News from St Mary the Virgin, Kenton on the Twenty-eighth Sunday in Ordinary Time: 10th/11th October 2020
There is a distinctly autumnal feel about the place. “Season of mists and mellow fruitfulness” as John Keats described it in his poem “Ode to Autumn” and, of course, there are some lovely hymns of thanksgiving … that of course we can't sing at the moment … but the lyrics are just timeless:
“Come, ye thankful people, come; raise the song of harvest home” and “We plough the fields and scatter” with the chorus: “All good gifts around us are sent from heaven above, then thank the Lord, O thank the Lord, for all his love.”
It is difficult at times, particularly during this on-going pandemic, to find the reason or the energy to give thanks. But there will be an end, possibly later rather than sooner, and in the meantime we must give thanks for all those who are doing their very best to help us through this crisis. Not just the doctors and nurses and care-workers, or the shopkeepers and delivery drivers, or those who are striving to find a coronavirus vaccine…but the people who care about us. Our family members and friends who rally round and cheer us up when we are feeling down.
Just a few days ago, Pope Francis released his latest papal letter, or encyclical entitled “Fratelli tutti” (literally means: “All brothers” – but has been defined as “On fraternity and Social Friendship”). Chapter 8 contains this powerful message:
In my fraternal meeting, which I gladly recall, with the Grand Imam Ahmad Al-Tayyeb, “we resolutely [declared] that religions must never incite war, hateful attitudes, hostility and extremism, nor must they incite violence or the shedding of blood. These tragic realities are the consequence of a deviation from religious teachings. They result from a political manipulation of religions and from interpretations made by religious groups who, in the course of history, have taken advantage of the power of religious sentiment in the hearts of men and women… God, the Almighty, has no need to be defended by anyone and does not want his name to be used to terrorize people”. For this reason I would like to reiterate here the appeal for peace, justice and fraternity that we made together:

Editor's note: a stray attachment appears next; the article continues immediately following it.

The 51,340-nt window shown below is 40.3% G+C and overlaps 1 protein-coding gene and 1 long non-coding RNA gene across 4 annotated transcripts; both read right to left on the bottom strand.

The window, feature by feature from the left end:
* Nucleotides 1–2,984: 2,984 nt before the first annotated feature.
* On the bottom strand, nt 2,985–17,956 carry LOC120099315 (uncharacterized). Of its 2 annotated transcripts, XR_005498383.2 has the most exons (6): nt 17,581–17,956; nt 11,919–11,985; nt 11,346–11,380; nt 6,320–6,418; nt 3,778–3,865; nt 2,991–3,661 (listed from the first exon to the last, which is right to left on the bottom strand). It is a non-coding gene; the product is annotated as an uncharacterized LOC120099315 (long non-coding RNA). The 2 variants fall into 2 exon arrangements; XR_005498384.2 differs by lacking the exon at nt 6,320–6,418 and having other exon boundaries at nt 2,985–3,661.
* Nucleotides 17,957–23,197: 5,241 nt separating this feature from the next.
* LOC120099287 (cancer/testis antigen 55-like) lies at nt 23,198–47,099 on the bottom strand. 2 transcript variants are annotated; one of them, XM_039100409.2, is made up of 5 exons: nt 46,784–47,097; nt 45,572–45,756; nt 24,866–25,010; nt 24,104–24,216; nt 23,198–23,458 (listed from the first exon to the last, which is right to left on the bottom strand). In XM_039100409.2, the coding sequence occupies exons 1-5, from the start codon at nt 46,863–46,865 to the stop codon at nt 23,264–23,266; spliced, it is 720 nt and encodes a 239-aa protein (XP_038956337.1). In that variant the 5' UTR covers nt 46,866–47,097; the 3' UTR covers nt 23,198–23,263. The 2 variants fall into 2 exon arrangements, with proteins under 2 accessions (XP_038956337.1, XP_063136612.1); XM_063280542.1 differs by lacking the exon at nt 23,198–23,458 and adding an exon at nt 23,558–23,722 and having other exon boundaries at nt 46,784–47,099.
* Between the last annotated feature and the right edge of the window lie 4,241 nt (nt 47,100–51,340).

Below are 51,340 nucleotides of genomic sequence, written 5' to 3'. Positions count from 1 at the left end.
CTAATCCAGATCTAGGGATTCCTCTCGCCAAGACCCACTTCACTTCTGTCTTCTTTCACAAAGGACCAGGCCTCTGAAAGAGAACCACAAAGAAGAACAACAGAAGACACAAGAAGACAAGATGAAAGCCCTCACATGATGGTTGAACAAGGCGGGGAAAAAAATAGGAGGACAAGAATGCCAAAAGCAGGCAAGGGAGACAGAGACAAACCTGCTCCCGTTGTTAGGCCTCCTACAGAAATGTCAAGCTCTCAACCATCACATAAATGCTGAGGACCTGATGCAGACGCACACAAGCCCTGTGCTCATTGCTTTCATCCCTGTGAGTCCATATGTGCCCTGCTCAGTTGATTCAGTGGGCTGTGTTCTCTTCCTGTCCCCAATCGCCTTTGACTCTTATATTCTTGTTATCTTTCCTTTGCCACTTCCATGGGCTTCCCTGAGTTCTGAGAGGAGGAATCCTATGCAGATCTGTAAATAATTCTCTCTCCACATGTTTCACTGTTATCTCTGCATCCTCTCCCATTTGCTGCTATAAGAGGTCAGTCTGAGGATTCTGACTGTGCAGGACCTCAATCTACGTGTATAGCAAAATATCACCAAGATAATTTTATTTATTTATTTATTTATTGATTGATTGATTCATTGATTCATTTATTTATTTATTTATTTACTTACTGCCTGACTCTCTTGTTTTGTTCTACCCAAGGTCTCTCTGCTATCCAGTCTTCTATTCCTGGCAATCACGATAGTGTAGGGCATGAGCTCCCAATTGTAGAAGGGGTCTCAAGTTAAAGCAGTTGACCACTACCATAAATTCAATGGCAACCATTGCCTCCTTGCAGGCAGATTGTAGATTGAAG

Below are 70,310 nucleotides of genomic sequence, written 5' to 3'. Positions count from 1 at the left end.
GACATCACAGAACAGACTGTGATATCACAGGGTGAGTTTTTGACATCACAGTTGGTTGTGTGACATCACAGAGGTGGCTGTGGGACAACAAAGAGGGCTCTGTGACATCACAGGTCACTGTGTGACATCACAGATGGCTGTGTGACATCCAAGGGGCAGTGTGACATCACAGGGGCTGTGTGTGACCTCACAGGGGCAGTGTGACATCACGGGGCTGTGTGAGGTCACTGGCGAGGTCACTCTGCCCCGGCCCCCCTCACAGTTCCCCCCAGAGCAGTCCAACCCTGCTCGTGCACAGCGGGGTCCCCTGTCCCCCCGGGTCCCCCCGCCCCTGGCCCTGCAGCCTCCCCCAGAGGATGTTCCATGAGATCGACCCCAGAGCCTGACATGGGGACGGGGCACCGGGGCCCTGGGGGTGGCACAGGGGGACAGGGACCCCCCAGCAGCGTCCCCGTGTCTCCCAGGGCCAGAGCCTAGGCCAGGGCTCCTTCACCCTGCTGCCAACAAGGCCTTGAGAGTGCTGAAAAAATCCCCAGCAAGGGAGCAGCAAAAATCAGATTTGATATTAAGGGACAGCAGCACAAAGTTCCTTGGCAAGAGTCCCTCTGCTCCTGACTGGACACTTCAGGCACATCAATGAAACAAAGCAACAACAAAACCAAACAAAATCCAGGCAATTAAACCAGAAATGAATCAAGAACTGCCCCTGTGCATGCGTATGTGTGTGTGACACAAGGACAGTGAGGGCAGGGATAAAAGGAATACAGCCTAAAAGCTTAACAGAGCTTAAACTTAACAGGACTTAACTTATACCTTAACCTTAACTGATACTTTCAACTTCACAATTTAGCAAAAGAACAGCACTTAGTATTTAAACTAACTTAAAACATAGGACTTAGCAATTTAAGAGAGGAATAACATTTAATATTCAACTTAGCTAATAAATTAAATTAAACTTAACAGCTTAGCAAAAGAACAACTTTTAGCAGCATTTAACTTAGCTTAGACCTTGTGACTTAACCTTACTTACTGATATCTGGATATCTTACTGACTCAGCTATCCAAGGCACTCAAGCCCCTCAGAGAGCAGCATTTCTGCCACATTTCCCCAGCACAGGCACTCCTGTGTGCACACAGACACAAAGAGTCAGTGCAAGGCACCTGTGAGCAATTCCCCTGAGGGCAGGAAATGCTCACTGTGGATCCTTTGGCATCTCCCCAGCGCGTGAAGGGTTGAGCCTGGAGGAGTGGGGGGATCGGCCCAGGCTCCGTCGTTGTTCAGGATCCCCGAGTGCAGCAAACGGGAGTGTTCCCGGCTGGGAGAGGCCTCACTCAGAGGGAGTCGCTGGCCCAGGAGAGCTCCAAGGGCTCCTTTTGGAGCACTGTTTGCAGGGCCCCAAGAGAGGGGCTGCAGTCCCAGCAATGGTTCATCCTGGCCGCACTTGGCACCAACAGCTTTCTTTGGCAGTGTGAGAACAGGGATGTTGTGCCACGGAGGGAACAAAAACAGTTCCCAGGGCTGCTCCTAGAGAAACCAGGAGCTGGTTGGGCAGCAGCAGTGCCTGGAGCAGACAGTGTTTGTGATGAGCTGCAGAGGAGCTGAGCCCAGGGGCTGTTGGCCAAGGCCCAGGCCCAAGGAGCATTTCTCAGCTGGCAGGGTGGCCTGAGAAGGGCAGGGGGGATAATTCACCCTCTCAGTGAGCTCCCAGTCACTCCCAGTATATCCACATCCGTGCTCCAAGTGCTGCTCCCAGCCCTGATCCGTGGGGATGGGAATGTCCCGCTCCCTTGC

“In the name of God, who has created all human beings equal in rights, duties and dignity, and who has called them to live together as brothers and sisters, to fill the earth and make known the values of goodness, love and peace;
“In the name of innocent human life that God has forbidden to kill, affirming that whoever kills a person is like one who kills the whole of humanity, and that whoever saves a person is like one who saves the whole of humanity;
“In the name of the poor, the destitute, the marginalized and those most in need, whom God has commanded us to help as a duty required of all persons, especially the wealthy and those of means;
“In the name of orphans, widows, refugees and those exiled from their homes and their countries;
“In the name of all victims of wars, persecution and injustice;
“In the name of the weak, those who live in fear, prisoners of war and those tortured in any part of the world, without distinction;
“In the name of peoples who have lost their security, peace and the possibility of living together, becoming victims of destruction, calamity and war;
“In the name of human fraternity, that embraces all human beings, unites them and renders them equal;
“In the name of this fraternity torn apart by policies of extremism and division, by systems of unrestrained profit or by hateful ideological tendencies that manipulate the actions and the future of men and women;
“In the name of freedom, that God has given to all human beings, creating them free and setting them apart by this gift;
“In the name of justice and mercy, the foundations of prosperity and the cornerstone of faith;
“In the name of all persons of goodwill present in every part of the world;
“In the name of God and of everything stated thus far, [we] declare the adoption of a culture of dialogue as the path; mutual cooperation as the code of conduct; reciprocal understanding as the method and standard”.
Now THAT is something to give thanks for! You can read the full document at https://rcdow.org.uk/att/files/papal%20documents/papa-francesco_20201003_enciclica-fratelli-tutti.pdf
or there are shorter summaries at https://www.cbcew.org.uk/home/the-church/the-pope/pope-francis/fratelli-tutti/highlights-from-presentation-of-fratelli-tutti/
Perhaps the authorities in Belarus need to be reminded of these matters, as it is clear that Harrow ACAT's Prayer case of the month, Marfa Rabkova, should be given the grace “In the name of freedom…” to campaign for the rights of her fellow citizens.
First Mass of the Twenty-eighth Sunday in Ordinary Time is on Saturday at 6.00pm. Sunday's Parish Mass at 10.30am. A reason for us all to give thanks – that we can still attend (at least, for the time being!). Take care and God bless.